“The High Plains is rich with agriculture production,” said Zack Wilson, executive director of the High Plains Food Bank. “We’re thankful to team up with our local farmers and ranchers as well as Hillside Christian Church to facilitate a drive-thru food pantry that will help fill the gap for families who may need a little extra to get them through this tough time.”
McKenzie Hettinga, a dairy farmer from Farwell, Texas said those involved with the event were grateful to provide some stability as the community works through this time together.
Supporters of the event include Affiliated Foods, Baptist Community Services, Cactus Cares, Cal-Maine Foods, Caviness Beef Packers, City of Amarillo, High Plains Food Bank, Hillside Christian Church, Hilmar Cheese Company, Inc., Jax Transport, Larsen Farms, Nutra Blend, Sarah Farms, Snack Pak 4 Kids, Southwest Dairy Farmers and the Texas Cattle Feeders Association.
There’s been a lot of talk recently about mandatory Country of Origin Labeling (COOL). Let’s set the record straight on a few things.
First, TCFA supports voluntary COOL. We know that U.S. beef is the best in the world in terms of quality, consistency and sustainability and we support a label that highlights those high standards.
However, that label should be market-driven, not mandated by the federal government.
Market-driven programs have proven to be effective, not only for the ranching and feeder families that are the very foundation of our nation’s beef supply, but also for consumers who enjoy high-quality, affordable, nutritious beef. One of the best examples in the history of beef production and marketing is Certified Angus Beef....a voluntary marketing label that has added millions and millions of dollars to the value of beef through increased demand for quality beef.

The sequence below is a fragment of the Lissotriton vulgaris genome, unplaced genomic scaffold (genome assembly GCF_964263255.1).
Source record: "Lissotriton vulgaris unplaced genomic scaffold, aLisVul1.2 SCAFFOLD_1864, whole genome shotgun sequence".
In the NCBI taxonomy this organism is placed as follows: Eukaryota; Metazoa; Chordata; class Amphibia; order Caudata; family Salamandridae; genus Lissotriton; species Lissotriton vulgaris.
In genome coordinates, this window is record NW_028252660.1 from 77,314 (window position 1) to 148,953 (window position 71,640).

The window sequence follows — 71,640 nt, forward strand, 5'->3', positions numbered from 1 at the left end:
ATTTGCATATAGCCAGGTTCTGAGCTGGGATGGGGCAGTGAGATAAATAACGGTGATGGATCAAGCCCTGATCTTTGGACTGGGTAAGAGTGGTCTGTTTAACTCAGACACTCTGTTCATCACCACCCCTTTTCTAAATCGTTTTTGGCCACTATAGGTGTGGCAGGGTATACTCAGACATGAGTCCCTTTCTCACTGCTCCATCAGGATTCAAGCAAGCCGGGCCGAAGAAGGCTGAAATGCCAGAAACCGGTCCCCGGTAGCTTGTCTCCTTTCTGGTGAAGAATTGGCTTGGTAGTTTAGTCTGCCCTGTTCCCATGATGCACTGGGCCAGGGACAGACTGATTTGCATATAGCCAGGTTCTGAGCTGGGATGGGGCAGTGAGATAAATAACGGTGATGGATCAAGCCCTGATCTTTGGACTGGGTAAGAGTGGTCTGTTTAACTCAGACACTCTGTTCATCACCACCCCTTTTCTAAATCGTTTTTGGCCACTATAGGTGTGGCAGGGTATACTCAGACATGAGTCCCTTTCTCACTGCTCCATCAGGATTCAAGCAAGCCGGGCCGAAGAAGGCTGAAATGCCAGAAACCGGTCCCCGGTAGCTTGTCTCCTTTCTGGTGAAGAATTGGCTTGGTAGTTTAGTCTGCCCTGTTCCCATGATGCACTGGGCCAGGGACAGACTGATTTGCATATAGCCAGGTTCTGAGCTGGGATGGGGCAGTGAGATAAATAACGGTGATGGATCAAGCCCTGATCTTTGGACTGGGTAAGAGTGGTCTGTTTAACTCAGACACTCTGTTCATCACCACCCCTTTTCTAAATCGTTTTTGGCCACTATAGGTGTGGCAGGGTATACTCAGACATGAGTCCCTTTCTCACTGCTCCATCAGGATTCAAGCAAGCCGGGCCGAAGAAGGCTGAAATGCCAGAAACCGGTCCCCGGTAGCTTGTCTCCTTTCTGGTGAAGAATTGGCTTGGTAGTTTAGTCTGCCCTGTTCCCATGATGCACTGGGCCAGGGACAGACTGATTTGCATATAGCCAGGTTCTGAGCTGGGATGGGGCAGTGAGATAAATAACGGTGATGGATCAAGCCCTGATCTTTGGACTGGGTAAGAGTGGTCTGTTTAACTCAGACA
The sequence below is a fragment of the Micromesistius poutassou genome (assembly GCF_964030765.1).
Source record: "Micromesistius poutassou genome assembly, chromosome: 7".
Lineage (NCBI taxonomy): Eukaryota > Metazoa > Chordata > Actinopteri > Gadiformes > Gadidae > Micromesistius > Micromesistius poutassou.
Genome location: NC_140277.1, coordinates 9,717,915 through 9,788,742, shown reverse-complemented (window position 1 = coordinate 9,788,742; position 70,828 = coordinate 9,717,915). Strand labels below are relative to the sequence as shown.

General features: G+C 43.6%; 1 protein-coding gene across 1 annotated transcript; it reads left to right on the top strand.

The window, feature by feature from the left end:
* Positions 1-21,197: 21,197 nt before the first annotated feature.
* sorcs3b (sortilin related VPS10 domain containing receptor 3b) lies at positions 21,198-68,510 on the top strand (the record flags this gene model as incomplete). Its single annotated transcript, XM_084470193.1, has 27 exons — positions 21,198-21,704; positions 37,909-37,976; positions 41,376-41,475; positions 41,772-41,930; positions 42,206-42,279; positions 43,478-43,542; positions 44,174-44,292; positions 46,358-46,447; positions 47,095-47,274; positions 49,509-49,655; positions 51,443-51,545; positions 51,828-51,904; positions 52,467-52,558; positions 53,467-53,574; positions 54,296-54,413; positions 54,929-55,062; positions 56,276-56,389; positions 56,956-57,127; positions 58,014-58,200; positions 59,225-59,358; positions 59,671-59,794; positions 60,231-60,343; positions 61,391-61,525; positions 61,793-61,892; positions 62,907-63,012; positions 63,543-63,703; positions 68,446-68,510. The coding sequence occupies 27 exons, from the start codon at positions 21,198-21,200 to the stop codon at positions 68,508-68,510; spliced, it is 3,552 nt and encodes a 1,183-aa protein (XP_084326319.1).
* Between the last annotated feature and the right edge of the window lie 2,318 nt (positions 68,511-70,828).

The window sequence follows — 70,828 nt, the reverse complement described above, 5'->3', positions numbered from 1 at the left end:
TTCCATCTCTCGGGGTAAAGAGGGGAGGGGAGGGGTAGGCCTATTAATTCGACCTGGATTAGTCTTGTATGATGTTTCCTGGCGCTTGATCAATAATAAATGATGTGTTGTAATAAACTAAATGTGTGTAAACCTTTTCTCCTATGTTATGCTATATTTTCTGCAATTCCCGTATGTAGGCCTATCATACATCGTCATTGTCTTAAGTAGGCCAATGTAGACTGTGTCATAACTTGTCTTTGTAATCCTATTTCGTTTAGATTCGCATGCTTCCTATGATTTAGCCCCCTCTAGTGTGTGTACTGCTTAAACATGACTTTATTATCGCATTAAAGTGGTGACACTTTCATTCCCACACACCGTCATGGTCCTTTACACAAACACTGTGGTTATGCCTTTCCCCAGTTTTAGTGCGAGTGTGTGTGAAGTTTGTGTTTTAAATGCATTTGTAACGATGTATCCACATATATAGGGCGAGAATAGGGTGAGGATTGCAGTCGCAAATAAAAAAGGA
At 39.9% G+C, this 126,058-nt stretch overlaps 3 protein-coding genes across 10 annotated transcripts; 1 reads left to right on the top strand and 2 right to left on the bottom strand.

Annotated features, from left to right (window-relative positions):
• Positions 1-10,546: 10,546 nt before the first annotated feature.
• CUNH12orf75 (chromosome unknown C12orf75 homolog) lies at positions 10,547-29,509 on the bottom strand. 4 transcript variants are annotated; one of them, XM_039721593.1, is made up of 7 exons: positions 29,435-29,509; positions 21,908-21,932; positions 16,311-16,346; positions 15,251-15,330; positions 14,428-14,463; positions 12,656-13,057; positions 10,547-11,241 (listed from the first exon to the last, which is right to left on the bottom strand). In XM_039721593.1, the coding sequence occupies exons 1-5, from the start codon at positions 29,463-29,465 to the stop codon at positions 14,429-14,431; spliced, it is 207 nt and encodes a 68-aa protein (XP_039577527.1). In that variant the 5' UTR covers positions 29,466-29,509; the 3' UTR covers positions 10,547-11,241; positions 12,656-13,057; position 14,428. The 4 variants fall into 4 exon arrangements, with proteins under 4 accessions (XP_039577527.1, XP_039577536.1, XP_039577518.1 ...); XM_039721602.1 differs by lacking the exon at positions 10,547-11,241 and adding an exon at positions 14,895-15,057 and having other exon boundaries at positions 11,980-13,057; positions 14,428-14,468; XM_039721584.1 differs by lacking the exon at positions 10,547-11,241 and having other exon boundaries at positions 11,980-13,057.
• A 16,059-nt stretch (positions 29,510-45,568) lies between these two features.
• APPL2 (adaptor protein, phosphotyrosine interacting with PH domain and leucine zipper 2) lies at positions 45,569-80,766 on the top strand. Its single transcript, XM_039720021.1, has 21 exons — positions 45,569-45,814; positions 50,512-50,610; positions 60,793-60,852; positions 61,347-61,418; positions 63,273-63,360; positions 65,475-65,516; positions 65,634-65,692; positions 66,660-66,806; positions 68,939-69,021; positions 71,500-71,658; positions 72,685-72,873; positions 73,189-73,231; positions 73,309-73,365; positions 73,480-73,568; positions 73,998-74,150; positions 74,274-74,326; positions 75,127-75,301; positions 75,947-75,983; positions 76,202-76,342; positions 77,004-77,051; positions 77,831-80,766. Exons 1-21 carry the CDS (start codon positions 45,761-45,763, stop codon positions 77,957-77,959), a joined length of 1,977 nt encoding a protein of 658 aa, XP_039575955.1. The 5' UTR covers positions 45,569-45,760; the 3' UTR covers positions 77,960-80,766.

Mandatory COOL was federal law for 6.5 years, but that law ended up costing all U.S. cattle producers significantly with no measurable benefit to consumers. Let’s visit a few of the reasons mandatory COOL failed the first time.
Rep. Mike Conaway (R-Midland), Former Chair of the House Ag Committee, in June 2015 laying out how retaliatory tariffs in response to mandatory COOL would hurt U.S. agriculture. Congress ultimately repealed the law.
Congress subsequently repealed mandatory COOL in 2015 three days before the tariffs were scheduled to go into effect because of the undue harm the law itself and potential retaliatory tariffs would cause U.S. producers and consumers. Even though Congress prevented WTO from placing tariffs on U.S. beef in 2015, the WTO case remains active. If, at any time, the U.S. implements a new mandatory COOL program, Canada and Mexico can immediately retaliate. They don’t need any additional approval from the WTO.
As we’ve learned time and time again, increasing the government’s involvement in our day-to-day operations with a mandatory label would prove disastrous and ineffective, even more so, during a time when the entire country, especially the cattle industry, is facing unprecedented and extraordinarily difficult times due to the COVID-19 pandemic.